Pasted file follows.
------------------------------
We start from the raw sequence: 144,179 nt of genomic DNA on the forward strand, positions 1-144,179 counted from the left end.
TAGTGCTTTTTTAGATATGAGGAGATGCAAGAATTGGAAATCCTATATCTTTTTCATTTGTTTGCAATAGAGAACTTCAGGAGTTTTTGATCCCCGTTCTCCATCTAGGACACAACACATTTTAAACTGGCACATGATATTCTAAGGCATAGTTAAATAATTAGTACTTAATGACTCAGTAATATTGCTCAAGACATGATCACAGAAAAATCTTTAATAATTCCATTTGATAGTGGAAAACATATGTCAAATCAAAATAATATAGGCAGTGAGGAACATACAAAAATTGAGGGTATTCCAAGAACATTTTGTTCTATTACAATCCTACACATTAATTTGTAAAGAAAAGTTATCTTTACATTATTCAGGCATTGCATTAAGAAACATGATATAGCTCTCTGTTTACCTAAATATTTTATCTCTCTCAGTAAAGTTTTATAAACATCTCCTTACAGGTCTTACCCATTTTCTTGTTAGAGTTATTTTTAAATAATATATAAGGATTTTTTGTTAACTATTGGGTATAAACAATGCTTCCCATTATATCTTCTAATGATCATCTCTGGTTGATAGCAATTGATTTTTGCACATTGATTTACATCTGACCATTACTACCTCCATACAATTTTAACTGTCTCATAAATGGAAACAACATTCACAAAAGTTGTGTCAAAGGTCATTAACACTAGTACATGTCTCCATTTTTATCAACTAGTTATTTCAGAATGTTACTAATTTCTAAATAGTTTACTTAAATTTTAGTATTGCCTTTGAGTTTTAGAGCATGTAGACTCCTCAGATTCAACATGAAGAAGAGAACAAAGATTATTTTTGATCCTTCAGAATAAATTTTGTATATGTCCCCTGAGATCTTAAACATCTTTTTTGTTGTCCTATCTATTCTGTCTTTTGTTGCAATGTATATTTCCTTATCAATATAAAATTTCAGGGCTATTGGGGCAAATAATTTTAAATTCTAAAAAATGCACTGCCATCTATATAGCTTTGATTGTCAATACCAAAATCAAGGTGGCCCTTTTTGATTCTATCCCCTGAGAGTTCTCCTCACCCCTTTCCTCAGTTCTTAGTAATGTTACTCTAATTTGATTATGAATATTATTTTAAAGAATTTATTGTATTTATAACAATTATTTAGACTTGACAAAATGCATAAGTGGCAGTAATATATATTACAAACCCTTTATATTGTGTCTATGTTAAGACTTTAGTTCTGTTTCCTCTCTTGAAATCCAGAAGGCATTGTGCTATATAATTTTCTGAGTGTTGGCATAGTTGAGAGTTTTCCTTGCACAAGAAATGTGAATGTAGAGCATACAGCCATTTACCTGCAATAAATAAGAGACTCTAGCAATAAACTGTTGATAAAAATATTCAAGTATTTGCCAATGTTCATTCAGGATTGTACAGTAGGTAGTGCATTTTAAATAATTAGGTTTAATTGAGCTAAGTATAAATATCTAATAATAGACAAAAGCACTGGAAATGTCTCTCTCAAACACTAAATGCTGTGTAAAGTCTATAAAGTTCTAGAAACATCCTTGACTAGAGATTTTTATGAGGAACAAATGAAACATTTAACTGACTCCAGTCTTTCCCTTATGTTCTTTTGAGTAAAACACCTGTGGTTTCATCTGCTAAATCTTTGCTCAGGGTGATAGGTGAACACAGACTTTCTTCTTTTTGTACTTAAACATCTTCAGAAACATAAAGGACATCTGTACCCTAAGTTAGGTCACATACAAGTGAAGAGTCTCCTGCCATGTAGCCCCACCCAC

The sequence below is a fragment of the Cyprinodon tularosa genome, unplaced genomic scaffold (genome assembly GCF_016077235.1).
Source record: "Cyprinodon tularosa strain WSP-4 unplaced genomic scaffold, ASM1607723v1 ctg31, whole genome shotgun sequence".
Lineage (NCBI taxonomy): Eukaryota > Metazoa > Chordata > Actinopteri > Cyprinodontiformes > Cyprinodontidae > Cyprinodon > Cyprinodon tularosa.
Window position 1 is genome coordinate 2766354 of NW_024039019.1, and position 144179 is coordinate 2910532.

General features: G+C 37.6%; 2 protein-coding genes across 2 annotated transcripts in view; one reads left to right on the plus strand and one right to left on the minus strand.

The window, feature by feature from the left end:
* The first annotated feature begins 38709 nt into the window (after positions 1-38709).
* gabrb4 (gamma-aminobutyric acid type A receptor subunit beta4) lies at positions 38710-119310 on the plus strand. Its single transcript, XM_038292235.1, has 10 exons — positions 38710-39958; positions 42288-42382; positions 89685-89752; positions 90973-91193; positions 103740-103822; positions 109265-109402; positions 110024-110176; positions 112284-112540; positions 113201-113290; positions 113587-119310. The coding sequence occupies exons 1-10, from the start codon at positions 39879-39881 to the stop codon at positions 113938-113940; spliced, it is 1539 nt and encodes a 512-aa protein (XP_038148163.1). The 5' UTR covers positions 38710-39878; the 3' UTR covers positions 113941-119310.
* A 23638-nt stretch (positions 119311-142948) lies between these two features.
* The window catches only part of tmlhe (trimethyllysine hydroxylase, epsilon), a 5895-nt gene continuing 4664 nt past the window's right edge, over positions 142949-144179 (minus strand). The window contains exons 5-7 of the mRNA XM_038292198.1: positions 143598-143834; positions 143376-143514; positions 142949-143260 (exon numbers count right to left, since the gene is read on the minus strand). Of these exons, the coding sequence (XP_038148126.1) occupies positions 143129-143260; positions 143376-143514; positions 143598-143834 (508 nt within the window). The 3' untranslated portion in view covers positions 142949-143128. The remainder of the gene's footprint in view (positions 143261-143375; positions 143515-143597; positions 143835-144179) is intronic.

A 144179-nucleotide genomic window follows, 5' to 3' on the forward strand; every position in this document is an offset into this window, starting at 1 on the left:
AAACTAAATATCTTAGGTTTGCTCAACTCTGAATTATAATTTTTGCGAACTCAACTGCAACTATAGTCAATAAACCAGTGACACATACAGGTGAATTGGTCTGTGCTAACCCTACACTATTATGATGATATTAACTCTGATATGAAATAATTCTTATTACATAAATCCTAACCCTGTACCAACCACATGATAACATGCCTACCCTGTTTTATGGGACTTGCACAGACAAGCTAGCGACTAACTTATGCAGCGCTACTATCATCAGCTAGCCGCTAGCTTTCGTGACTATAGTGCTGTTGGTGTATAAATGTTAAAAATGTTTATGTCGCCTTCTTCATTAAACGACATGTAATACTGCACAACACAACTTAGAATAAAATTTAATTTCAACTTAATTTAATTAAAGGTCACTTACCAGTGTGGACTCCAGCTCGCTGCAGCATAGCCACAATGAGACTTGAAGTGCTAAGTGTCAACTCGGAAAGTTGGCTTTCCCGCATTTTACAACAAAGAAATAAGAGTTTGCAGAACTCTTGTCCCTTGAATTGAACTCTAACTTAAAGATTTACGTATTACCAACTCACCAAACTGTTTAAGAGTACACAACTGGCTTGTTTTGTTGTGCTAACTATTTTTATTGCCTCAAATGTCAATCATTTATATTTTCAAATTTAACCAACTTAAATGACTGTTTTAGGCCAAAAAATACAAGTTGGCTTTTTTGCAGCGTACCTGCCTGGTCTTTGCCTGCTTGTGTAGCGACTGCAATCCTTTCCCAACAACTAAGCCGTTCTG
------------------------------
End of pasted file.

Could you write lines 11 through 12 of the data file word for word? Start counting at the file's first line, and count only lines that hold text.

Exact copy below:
* A 23638-nt stretch (positions 119311-142948) lies between these two features.
* The window catches only part of tmlhe (trimethyllysine hydroxylase, epsilon), a 5895-nt gene continuing 4664 nt past the window's right edge, over positions 142949-144179 (minus strand). The window contains exons 5-7 of the mRNA XM_038292198.1: positions 143598-143834; positions 143376-143514; positions 142949-143260 (exon numbers count right to left, since the gene is read on the minus strand). Of these exons, the coding sequence (XP_038148126.1) occupies positions 143129-143260; positions 143376-143514; positions 143598-143834 (508 nt within the window). The 3' untranslated portion in view covers positions 142949-143128. The remainder of the gene's footprint in view (positions 143261-143375; positions 143515-143597; positions 143835-144179) is intronic.